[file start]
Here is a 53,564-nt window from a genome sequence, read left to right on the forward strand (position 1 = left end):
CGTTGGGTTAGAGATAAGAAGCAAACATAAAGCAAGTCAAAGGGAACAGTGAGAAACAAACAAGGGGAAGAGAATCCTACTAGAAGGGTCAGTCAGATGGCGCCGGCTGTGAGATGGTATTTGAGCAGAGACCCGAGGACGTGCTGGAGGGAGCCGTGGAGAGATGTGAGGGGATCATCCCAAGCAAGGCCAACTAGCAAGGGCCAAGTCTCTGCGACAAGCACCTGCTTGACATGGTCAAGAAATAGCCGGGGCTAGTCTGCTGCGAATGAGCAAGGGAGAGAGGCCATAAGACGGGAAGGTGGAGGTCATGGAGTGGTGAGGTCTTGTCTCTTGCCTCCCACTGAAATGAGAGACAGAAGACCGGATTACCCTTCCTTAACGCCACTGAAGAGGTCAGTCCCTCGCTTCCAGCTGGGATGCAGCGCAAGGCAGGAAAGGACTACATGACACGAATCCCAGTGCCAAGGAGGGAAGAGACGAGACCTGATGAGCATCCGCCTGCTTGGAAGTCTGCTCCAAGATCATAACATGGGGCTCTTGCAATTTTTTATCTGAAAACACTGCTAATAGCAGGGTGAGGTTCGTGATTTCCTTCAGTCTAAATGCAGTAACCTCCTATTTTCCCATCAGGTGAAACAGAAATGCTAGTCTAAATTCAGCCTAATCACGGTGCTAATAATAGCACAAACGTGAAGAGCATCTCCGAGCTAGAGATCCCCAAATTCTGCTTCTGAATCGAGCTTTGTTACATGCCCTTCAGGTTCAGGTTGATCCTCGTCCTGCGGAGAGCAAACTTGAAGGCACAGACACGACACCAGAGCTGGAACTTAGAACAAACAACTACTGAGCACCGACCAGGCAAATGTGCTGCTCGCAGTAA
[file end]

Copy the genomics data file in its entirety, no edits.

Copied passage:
Here is a 53,564-nt window from a genome sequence, read left to right on the forward strand (position 1 = left end):
CGTTGGGTTAGAGATAAGAAGCAAACATAAAGCAAGTCAAAGGGAACAGTGAGAAACAAACAAGGGGAAGAGAATCCTACTAGAAGGGTCAGTCAGATGGCGCCGGCTGTGAGATGGTATTTGAGCAGAGACCCGAGGACGTGCTGGAGGGAGCCGTGGAGAGATGTGAGGGGATCATCCCAAGCAAGGCCAACTAGCAAGGGCCAAGTCTCTGCGACAAGCACCTGCTTGACATGGTCAAGAAATAGCCGGGGCTAGTCTGCTGCGAATGAGCAAGGGAGAGAGGCCATAAGACGGGAAGGTGGAGGTCATGGAGTGGTGAGGTCTTGTCTCTTGCCTCCCACTGAAATGAGAGACAGAAGACCGGATTACCCTTCCTTAACGCCACTGAAGAGGTCAGTCCCTCGCTTCCAGCTGGGATGCAGCGCAAGGCAGGAAAGGACTACATGACACGAATCCCAGTGCCAAGGAGGGAAGAGACGAGACCTGATGAGCATCCGCCTGCTTGGAAGTCTGCTCCAAGATCATAACATGGGGCTCTTGCAATTTTTTATCTGAAAACACTGCTAATAGCAGGGTGAGGTTCGTGATTTCCTTCAGTCTAAATGCAGTAACCTCCTATTTTCCCATCAGGTGAAACAGAAATGCTAGTCTAAATTCAGCCTAATCACGGTGCTAATAATAGCACAAACGTGAAGAGCATCTCCGAGCTAGAGATCCCCAAATTCTGCTTCTGAATCGAGCTTTGTTACATGCCCTTCAGGTTCAGGTTGATCCTCGTCCTGCGGAGAGCAAACTTGAAGGCACAGACACGACACCAGAGCTGGAACTTAGAACAAACAACTACTGAGCACCGACCAGGCAAATGTGCTGCTCGCAGTAA